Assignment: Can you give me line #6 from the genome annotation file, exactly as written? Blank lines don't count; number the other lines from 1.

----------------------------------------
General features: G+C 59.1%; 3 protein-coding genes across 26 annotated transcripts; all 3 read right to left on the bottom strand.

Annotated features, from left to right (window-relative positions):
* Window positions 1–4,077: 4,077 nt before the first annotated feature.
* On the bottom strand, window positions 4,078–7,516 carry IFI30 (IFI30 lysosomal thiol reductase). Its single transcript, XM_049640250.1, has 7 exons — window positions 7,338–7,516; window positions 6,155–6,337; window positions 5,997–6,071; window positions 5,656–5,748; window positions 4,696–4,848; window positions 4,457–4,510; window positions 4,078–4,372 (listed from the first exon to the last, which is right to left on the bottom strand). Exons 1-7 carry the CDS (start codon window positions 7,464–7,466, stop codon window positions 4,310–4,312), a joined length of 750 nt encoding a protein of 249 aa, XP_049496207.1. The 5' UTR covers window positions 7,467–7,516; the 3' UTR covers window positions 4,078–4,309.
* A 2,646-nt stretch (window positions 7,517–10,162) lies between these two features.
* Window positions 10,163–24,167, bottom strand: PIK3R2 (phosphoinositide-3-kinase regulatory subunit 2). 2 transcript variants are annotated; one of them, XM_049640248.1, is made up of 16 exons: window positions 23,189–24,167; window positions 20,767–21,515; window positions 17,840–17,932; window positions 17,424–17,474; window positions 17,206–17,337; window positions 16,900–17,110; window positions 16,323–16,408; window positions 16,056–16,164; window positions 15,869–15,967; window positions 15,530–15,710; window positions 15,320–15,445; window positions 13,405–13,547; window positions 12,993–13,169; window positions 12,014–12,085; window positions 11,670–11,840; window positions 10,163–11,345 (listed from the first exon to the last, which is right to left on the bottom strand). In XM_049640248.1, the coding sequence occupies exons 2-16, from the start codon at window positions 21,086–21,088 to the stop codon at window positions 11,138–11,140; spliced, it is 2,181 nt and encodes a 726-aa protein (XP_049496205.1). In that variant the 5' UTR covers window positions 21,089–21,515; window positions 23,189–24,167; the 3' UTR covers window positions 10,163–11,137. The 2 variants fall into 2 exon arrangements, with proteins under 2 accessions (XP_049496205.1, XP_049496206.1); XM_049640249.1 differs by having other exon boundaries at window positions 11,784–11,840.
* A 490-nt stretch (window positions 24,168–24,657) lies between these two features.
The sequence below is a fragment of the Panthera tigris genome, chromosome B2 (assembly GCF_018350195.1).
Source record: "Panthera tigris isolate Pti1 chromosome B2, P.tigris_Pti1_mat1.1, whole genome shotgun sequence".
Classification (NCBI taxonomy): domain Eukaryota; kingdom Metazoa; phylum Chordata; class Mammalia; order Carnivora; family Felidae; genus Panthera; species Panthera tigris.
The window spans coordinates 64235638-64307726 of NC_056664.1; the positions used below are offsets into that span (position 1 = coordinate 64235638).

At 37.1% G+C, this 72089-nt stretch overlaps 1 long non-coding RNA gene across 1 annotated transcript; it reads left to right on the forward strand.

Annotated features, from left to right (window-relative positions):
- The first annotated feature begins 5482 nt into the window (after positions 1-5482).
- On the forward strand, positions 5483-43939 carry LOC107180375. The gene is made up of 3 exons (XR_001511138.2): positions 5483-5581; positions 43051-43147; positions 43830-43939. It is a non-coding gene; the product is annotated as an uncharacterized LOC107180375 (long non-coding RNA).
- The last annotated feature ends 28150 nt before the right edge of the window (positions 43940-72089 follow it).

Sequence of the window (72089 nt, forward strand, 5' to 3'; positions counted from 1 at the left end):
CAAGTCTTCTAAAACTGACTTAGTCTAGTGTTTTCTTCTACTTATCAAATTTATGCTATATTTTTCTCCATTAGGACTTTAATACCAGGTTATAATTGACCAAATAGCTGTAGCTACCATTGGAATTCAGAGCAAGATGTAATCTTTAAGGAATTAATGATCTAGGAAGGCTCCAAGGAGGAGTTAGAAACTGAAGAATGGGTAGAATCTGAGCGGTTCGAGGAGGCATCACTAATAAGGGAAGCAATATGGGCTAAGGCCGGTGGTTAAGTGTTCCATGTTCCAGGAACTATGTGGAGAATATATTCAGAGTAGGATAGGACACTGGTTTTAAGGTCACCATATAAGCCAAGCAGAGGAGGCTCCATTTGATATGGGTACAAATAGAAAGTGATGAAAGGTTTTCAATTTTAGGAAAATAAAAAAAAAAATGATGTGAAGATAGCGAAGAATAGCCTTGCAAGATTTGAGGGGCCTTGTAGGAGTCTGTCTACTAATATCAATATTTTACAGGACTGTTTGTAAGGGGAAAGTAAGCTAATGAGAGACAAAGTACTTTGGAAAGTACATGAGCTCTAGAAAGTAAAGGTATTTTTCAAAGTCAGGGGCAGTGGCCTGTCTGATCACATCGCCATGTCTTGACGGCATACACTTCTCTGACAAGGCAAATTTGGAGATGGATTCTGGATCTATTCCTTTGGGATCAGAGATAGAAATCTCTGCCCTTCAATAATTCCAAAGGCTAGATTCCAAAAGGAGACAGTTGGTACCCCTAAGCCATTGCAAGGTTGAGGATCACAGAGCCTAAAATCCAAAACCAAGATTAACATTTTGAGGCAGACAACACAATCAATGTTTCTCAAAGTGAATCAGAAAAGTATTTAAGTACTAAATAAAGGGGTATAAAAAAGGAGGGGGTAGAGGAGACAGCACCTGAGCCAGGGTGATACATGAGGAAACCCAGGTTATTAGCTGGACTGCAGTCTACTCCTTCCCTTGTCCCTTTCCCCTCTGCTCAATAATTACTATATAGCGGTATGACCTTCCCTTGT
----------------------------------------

* Window positions 10,163–24,167, bottom strand: PIK3R2 (phosphoinositide-3-kinase regulatory subunit 2). 2 transcript variants are annotated; one of them, XM_049640248.1, is made up of 16 exons: window positions 23,189–24,167; window positions 20,767–21,515; window positions 17,840–17,932; window positions 17,424–17,474; window positions 17,206–17,337; window positions 16,900–17,110; window positions 16,323–16,408; window positions 16,056–16,164; window positions 15,869–15,967; window positions 15,530–15,710; window positions 15,320–15,445; window positions 13,405–13,547; window positions 12,993–13,169; window positions 12,014–12,085; window positions 11,670–11,840; window positions 10,163–11,345 (listed from the first exon to the last, which is right to left on the bottom strand). In XM_049640248.1, the coding sequence occupies exons 2-16, from the start codon at window positions 21,086–21,088 to the stop codon at window positions 11,138–11,140; spliced, it is 2,181 nt and encodes a 726-aa protein (XP_049496205.1). In that variant the 5' UTR covers window positions 21,089–21,515; window positions 23,189–24,167; the 3' UTR covers window positions 10,163–11,137. The 2 variants fall into 2 exon arrangements, with proteins under 2 accessions (XP_049496205.1, XP_049496206.1); XM_049640249.1 differs by having other exon boundaries at window positions 11,784–11,840.